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Ranji Trophy final: Bengal crawl as Saurashtra chase history

Chasing 425 on a very slow Saurashtra Cricket Association Stadium wicket, the visitors knew before the innings began that the game could well be decided on the first innings lead.

Updated: Mar 11, 2020 22:29 IST

By Rasesh Mandani, Rajkot

Saurashtra bowler Chirag Jani celebrates after taking wicket of Bengal batsman Manoj Tiwary during the Ranji Trophy final (PTI)

Saurashtra, after keeping Bengal bowlers busy for 160 overs over two days, batted out another 70 minutes on the third morning of the Ranji Trophy final here on Wednesday. By adding 38 more runs to the overnight total, the hosts added to the enormity of challenge before Bengal.

Cheteshwar Pujara has back spasms and will bat only if absolutely necessary. If things go according to the home side’s script, he may have done enough. Bengal, 291 runs behind Saurashtra’s first-innings 425, will need to bat out the entire fourth day to stop the hosts from creating history.

Chasing 425 on a very slow Saurashtra Cricket Association Stadium wicket, the visitors knew before the innings began that the game could well be decided on the first innings lead.

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The hosts’ plans were exactly on those lines, and the players didn’t lack effort when their left-arm-seamers, skipper Jaydev Unadkat, the tournament’s highest wicket-taker, and the raw Chintan Sakariya, opened the bowling. There was constant chatter from the slips. As the batsmen played out the new ball without alarm, the cordon would slip in a reminder, ‘left-arm-spin baaki hai’. The synchronised claps that Saurashtra are known for were on too, to keep the bowlers’ sprits high. There was a ‘Saurashtra jeetega’ chorus from the crowd too; everything to make Bengal feel not at home.



While Ravindra Jadeja is on India duty, Dharmendra, Saurashtra’s other left-arm spinning Jadeja, came on, in the ninth over. Jadeja, a master of his craft in home conditions—not a big turner of the ball but one who knows exactly where to pitch on the Khanderi track, took the first Bengal wicket, debutant opener Sudip Gharami out to a catch at short-leg in the 14th over.

Next to go was Bengal captain Abhimanyu Easwaran, falling to a contentious leg before decision. The partial DRS controversy was waiting to pop up and it did when Easwaran was given out on nine to a Prerak Mankad in-swinger. The batsman sought a review, and it appeared to be missing leg-stump. But with no ball-tracking technology available, the third umpire had to go with the on-field umpire’s call with the batsman struck in line with leg-stump.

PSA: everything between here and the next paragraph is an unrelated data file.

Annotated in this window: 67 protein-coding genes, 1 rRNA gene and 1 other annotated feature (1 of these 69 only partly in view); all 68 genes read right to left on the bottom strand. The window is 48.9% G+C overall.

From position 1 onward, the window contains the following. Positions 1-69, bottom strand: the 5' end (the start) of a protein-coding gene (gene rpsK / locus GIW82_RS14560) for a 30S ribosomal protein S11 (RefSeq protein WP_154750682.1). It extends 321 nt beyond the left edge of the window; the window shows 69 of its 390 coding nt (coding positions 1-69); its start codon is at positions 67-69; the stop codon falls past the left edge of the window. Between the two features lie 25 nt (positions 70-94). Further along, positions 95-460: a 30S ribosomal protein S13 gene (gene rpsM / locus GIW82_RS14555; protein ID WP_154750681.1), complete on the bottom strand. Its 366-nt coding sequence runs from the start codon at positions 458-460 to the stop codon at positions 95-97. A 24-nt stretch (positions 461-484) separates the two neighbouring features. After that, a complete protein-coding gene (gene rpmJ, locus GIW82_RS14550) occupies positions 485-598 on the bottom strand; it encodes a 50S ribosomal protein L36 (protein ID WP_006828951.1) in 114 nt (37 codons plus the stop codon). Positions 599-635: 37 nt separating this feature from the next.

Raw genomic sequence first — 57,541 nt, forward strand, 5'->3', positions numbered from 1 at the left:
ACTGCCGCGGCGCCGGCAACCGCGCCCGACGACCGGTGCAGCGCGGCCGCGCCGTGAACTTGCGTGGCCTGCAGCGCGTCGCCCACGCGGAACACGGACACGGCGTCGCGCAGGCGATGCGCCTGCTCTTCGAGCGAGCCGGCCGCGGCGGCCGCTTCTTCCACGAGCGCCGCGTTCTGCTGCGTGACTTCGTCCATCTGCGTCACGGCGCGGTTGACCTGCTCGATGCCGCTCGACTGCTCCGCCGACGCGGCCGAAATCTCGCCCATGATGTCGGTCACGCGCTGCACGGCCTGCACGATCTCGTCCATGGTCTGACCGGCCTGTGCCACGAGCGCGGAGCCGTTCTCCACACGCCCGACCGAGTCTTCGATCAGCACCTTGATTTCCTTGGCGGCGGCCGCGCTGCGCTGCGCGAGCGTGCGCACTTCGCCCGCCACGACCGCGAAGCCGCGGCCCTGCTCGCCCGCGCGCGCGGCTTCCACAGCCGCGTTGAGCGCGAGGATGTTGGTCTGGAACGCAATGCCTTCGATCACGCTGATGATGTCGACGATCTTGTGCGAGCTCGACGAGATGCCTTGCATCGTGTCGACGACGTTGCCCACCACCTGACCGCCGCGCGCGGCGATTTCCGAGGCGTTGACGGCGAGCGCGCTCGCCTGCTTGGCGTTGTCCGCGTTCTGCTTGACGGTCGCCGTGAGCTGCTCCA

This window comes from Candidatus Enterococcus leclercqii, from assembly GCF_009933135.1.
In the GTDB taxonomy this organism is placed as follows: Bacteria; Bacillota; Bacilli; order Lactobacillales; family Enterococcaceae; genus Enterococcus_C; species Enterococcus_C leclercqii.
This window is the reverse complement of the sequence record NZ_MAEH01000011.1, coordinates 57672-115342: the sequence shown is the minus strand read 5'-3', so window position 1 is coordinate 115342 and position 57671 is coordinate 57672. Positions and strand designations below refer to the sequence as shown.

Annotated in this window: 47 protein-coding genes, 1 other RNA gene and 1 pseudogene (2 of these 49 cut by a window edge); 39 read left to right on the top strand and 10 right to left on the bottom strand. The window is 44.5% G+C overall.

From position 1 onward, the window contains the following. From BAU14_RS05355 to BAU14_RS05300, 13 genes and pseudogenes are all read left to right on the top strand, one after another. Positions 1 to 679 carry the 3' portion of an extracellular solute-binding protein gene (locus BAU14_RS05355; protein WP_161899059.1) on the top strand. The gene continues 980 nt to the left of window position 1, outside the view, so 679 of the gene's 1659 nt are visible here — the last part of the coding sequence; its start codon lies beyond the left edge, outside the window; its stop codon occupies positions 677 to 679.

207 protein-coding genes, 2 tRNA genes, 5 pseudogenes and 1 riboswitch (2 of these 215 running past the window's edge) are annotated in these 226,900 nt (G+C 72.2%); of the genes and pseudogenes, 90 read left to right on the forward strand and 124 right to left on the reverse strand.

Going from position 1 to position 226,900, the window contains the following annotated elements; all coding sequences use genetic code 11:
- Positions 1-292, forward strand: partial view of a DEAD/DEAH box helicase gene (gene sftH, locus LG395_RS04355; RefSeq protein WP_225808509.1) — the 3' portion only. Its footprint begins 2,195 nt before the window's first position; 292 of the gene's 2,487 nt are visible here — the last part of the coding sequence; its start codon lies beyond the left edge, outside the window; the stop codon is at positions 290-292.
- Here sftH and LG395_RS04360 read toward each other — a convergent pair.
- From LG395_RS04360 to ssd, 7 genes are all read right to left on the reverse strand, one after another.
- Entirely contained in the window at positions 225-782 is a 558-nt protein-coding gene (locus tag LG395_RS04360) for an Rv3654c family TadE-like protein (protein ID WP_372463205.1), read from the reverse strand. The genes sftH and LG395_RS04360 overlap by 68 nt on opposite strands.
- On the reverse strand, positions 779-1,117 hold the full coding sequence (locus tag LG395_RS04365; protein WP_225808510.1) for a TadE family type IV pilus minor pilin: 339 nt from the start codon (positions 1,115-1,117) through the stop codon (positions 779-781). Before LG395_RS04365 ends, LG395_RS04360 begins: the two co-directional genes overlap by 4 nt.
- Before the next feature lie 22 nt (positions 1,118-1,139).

The Pujara template of patience and perseverance has borne fruit on this track for years, and Bengal adopted the same tactics. By the time two sessions were over, Bengal were only 94/2 in 42 overs with their best hope Manoj Tiwary and a confident Sudip Chatterjee together.

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Tiwary, playing his 100th Ranji match, received a reprieve, bowled of a Chirag Jani no-ball on 18 after lunch. But he could not capitalise, this time playing outside the line and falling leg before to Jani. In came Wriddhiman Saha with a point to prove, after being made to sit out in New Zealand due to lesser batting skills than Rishab Pant. The Saha-Chatterjee partnership that remained unbroken, batting out 13 overs scoring 10 runs, was the most fascinating of the day.

Unadkat having taken 65 wickets this season, the stage was set to showcase another facet of his armoury that got Saurashtra into the final. He bowled a remarkable spell of reverse swing, aided by Sakariya doing the same from the other end. It challenged the defence of the right-left batting combination to the full. Sakariya seemed to have got Chatterjee leg before with a delivery that angled back from off-stump. But the decision was reversed by the TV umpire, adjudicating that the ball had hit the bat first.

Pujara has back-spasms and will bat only if absolutely necessary. If things go according to the home side’s script, he may have done enough. Bengal, 291 runs behind Saurashtra’s first-innings 425, will need to bat out the entire fourth day to stop the hosts from creating history.

Pitch controversy

The slow and low pitch continued to attract attention with SCA curator Mahendra Rajdev questioning Bengal coach Arun Lal for dubbing the wicket ‘poor’. “It is a rather hasty and poor judgement by the Bengal coach and it may not be beneficial for their own players when the coach makes a statement like this. It is the same pitch for both the teams and was prepared under the neutral curator from BCCI,” he said.

At the end of the day, responding to Rajdev’s comments, Lal maintained his stand. “The ball is reaching two bounces to the keeper. It is not a Ranji Trophy final wicket. It is an under-watered and poor wicket,” he said.

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